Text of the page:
The Ole Ball Game

Runner on first. Batter hits a liner to center field that drops in. Center fielder throws to second to retire the runner. Is the batter credited with a hit (fielder had only one option)?

by John
(Brooklyn)

Successful force at second creates fielder's choice ruling for the batter

Successful force at second creates fielder's choice ruling for the batter

John asked: Batter hits a liner to center field that drops in.


Center fielder throws to second to retire the runner.

Is the batter credited with a hit (fielder had only one option)?

Fielder's choice or base hit?


Rick answered: John, thank you for your question.


Rule 2-14 Fielder's Choice Art 1...A fielder's choice is the act of a fielder with a live ball, who elects to throw for an attempted putout or to retire unassisted any runner or batter-runner, thus permitting the advance of another runner(s). The scorer decides whether the batter is credited with a safe hit or an extra base hit in accordance with 9-2-2, 9-2-3. Scorers use the term in the following ways:

a. to indicate the advance of the batter-runner who takes one or more bases when the fielder who handles the batted ball plays on a preceding runner;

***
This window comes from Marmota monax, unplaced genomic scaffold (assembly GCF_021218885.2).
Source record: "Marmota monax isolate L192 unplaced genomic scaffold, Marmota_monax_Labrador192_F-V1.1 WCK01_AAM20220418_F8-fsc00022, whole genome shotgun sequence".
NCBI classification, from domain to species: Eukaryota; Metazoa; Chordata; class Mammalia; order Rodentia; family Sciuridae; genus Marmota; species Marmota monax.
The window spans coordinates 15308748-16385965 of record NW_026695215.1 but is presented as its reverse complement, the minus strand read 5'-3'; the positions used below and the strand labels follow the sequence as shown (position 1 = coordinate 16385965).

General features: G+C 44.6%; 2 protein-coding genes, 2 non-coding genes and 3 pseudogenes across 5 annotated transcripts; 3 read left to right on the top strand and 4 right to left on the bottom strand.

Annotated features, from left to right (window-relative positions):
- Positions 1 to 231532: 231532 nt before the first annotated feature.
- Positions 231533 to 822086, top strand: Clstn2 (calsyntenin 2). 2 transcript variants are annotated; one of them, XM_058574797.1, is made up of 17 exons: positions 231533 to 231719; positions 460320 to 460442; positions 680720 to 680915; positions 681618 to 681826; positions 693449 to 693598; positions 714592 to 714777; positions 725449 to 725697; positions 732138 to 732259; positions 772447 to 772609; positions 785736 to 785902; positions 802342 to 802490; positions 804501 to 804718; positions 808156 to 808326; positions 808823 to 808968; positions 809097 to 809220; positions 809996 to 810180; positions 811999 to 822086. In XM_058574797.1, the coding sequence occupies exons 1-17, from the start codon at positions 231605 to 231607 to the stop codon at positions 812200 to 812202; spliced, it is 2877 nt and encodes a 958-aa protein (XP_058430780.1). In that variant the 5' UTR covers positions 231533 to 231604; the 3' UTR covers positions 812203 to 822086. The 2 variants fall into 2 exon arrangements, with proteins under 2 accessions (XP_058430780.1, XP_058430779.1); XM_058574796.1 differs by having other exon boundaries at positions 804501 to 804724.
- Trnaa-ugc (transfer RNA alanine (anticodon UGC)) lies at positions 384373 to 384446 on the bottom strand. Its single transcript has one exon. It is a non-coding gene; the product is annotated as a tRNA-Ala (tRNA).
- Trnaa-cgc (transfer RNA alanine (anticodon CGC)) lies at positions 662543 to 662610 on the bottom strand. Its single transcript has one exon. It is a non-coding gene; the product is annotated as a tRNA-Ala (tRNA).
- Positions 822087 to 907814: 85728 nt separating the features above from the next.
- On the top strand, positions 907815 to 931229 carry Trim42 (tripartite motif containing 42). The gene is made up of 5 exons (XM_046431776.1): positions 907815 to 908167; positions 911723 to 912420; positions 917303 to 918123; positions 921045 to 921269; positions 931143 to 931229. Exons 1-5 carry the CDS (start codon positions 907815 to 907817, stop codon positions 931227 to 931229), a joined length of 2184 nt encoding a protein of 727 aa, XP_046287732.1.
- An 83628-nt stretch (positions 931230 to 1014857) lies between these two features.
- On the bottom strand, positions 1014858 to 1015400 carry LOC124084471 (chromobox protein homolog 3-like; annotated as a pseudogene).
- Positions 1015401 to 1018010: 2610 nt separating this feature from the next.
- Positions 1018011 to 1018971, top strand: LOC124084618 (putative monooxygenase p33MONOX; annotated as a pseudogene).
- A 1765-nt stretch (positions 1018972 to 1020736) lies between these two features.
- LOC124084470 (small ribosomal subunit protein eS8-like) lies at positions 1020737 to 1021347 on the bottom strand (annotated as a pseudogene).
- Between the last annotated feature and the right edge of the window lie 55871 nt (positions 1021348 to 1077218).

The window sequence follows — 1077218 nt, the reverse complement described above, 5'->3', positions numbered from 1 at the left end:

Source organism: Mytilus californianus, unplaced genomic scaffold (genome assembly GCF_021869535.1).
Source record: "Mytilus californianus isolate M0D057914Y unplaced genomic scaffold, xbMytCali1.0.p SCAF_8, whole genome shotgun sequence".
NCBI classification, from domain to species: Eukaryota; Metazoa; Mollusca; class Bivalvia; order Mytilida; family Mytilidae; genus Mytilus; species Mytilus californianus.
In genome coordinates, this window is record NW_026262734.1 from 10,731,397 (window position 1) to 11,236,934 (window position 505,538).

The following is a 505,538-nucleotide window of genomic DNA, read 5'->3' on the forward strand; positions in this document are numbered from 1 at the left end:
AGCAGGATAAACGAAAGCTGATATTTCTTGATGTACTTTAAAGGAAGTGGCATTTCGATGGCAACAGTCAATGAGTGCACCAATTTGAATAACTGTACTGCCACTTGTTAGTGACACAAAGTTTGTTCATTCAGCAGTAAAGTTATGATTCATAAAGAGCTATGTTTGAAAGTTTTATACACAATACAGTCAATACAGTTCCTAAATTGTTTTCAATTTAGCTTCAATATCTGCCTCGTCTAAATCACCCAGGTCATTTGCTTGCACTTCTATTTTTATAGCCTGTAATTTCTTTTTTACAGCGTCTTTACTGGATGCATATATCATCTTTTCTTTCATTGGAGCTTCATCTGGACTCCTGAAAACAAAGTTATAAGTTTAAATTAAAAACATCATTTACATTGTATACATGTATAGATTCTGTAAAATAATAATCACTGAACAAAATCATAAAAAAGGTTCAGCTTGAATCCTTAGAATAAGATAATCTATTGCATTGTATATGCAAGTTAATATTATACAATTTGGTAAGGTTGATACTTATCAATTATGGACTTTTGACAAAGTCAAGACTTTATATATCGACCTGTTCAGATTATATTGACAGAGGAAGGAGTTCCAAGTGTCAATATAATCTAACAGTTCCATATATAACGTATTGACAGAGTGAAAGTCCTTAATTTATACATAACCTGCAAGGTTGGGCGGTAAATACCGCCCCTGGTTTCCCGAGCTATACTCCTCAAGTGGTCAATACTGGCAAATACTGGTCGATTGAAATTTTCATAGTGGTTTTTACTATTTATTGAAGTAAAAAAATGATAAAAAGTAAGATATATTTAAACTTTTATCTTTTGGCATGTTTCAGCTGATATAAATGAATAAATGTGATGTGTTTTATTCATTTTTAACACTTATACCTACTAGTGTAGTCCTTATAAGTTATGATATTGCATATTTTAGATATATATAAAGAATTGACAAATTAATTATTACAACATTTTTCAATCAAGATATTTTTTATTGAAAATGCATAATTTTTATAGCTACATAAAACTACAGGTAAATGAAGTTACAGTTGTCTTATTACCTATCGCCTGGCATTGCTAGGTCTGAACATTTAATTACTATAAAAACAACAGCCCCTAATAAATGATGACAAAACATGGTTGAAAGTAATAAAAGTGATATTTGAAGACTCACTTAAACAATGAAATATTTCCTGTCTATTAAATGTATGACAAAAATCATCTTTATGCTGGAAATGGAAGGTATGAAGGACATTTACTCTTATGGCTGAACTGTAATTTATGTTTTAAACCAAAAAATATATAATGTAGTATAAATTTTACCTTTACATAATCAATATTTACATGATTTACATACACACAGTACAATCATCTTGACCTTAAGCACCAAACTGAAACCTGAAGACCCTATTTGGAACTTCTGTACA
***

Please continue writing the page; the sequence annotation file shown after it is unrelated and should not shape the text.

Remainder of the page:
b. to indicate the advance of a runner(other than by stolen base or error) while the fielder is trying to put out another runner; and

c. to indicate the advance of a runner due to the defensive team's refusal to play on him (an undefended steal).

Rule 9-2 Section 3 Player's Batting Record

Art 2...A base hit is credited to a batter when he advances to first base safely:

a. because of his fair hit (rather than because of a fielder's error);

1. it is not a base hit if any runner is out on a force play caused by the batter advancing toward first base.


Essentially, when the defense is able to record the putout on a force, the at bat becomes a fielder's choice, even though in real time, the fielder could not have put the batter out on a play at first.

For the at bat to become a hit, that runner from first needed to be safe at second. If the fielder makes his play to second, and is unsuccessful, then the batter would have received a hit, as the scorer is able to make the determination that the batter-runner would have reached first base even with perfect fielding by the defense.

Batter may have been caught up in a situation where the runner felt he had to wait and be sure the ball was going to drop. When it did, he was too late to beat the throw.

Tough way to lose a hit; but it happens quite often.

Yours in baseball,

Rick

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